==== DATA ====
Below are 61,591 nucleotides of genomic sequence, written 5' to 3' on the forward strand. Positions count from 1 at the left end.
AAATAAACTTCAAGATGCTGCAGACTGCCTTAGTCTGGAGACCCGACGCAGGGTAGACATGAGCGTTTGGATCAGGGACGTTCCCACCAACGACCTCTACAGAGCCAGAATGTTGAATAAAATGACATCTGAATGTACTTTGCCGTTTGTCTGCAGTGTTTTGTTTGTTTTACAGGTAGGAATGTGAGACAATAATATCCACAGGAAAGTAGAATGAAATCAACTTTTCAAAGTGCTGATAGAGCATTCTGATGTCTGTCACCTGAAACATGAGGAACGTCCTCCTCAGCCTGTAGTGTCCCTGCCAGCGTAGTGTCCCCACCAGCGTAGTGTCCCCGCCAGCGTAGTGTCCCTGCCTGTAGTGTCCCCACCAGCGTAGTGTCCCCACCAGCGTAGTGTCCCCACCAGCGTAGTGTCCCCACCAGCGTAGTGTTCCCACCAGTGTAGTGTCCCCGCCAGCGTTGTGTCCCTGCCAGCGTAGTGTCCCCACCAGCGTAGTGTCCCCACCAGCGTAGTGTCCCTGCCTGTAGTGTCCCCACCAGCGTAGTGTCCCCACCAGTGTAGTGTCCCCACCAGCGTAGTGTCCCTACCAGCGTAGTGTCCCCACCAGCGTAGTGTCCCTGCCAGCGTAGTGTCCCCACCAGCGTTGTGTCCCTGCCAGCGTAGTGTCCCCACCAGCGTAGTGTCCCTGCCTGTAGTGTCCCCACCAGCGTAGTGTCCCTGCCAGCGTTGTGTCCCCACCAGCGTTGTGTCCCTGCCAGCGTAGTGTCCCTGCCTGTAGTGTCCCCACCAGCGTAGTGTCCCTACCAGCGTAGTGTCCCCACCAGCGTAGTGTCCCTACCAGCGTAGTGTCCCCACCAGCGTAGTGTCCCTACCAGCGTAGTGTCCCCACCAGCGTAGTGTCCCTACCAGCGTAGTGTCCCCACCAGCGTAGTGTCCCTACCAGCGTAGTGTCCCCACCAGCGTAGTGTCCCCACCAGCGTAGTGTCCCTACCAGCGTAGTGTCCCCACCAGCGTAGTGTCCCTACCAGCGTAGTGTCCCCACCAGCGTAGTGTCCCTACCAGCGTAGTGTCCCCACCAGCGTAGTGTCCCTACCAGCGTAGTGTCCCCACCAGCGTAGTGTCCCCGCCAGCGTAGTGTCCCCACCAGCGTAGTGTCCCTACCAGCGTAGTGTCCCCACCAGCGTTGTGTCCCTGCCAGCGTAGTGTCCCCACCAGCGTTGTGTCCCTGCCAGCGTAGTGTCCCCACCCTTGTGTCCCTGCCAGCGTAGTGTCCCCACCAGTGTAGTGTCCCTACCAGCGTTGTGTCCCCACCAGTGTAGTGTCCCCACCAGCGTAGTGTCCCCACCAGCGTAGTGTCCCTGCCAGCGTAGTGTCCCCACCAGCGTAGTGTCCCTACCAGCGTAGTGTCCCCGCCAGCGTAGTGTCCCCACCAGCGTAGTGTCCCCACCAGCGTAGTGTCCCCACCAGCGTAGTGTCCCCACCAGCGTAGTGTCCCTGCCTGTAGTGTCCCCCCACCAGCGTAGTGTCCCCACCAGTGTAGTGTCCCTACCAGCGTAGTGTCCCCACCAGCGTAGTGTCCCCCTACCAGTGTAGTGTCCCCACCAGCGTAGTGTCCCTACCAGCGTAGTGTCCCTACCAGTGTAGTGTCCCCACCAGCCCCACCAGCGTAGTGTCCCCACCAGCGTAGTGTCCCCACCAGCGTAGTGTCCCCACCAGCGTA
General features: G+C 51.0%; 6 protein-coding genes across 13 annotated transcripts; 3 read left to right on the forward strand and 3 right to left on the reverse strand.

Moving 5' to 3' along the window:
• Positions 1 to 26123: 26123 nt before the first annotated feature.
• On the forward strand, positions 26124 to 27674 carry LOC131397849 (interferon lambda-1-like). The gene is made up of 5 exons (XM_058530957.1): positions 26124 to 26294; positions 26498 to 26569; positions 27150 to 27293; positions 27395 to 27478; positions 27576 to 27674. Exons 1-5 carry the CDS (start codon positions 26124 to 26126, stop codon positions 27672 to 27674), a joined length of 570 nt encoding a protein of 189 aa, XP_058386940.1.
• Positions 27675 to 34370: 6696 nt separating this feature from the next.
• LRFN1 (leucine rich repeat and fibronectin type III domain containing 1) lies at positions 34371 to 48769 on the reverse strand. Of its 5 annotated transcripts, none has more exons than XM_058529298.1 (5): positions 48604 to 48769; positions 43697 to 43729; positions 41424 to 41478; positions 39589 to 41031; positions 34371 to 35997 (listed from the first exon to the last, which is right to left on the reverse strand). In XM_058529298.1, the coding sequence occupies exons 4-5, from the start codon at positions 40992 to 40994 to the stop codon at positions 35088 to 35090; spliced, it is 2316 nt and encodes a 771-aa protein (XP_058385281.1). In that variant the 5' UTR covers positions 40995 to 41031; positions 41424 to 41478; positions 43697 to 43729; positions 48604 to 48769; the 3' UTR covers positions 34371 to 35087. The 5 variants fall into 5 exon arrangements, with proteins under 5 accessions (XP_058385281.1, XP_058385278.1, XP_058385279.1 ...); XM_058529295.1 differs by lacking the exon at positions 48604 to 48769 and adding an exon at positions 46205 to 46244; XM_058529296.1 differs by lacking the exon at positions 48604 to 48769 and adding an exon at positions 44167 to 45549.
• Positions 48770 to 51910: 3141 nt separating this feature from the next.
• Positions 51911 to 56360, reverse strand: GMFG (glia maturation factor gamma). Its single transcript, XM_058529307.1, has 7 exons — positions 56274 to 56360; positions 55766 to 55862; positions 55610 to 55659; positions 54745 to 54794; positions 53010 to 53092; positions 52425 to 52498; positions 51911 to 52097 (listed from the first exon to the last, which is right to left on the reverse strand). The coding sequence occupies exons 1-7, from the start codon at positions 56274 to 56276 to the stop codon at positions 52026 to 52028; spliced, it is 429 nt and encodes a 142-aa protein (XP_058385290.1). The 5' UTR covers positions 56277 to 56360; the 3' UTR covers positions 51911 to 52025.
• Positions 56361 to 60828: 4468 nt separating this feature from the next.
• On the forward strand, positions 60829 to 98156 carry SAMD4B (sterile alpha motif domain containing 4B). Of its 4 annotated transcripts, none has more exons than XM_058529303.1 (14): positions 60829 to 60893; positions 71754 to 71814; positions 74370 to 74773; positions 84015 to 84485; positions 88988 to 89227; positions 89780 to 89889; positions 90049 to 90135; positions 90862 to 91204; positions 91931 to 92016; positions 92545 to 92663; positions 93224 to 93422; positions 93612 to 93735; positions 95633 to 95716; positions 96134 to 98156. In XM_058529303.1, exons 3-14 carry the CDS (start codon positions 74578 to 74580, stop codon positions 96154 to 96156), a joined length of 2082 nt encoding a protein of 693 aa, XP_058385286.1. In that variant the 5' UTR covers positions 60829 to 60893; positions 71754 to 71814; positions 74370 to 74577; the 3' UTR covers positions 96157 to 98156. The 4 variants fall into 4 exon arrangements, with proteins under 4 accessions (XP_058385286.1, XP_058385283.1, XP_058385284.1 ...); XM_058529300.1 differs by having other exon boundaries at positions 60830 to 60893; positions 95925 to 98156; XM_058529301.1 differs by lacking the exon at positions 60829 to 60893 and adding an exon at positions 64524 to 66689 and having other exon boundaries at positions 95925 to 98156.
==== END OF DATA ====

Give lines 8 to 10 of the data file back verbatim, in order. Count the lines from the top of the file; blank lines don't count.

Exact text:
• LRFN1 (leucine rich repeat and fibronectin type III domain containing 1) lies at positions 34371 to 48769 on the reverse strand. Of its 5 annotated transcripts, none has more exons than XM_058529298.1 (5): positions 48604 to 48769; positions 43697 to 43729; positions 41424 to 41478; positions 39589 to 41031; positions 34371 to 35997 (listed from the first exon to the last, which is right to left on the reverse strand). In XM_058529298.1, the coding sequence occupies exons 4-5, from the start codon at positions 40992 to 40994 to the stop codon at positions 35088 to 35090; spliced, it is 2316 nt and encodes a 771-aa protein (XP_058385281.1). In that variant the 5' UTR covers positions 40995 to 41031; positions 41424 to 41478; positions 43697 to 43729; positions 48604 to 48769; the 3' UTR covers positions 34371 to 35087. The 5 variants fall into 5 exon arrangements, with proteins under 5 accessions (XP_058385281.1, XP_058385278.1, XP_058385279.1 ...); XM_058529295.1 differs by lacking the exon at positions 48604 to 48769 and adding an exon at positions 46205 to 46244; XM_058529296.1 differs by lacking the exon at positions 48604 to 48769 and adding an exon at positions 44167 to 45549.
• Positions 48770 to 51910: 3141 nt separating this feature from the next.
• Positions 51911 to 56360, reverse strand: GMFG (glia maturation factor gamma). Its single transcript, XM_058529307.1, has 7 exons — positions 56274 to 56360; positions 55766 to 55862; positions 55610 to 55659; positions 54745 to 54794; positions 53010 to 53092; positions 52425 to 52498; positions 51911 to 52097 (listed from the first exon to the last, which is right to left on the reverse strand). The coding sequence occupies exons 1-7, from the start codon at positions 56274 to 56276 to the stop codon at positions 52026 to 52028; spliced, it is 429 nt and encodes a 142-aa protein (XP_058385290.1). The 5' UTR covers positions 56277 to 56360; the 3' UTR covers positions 51911 to 52025.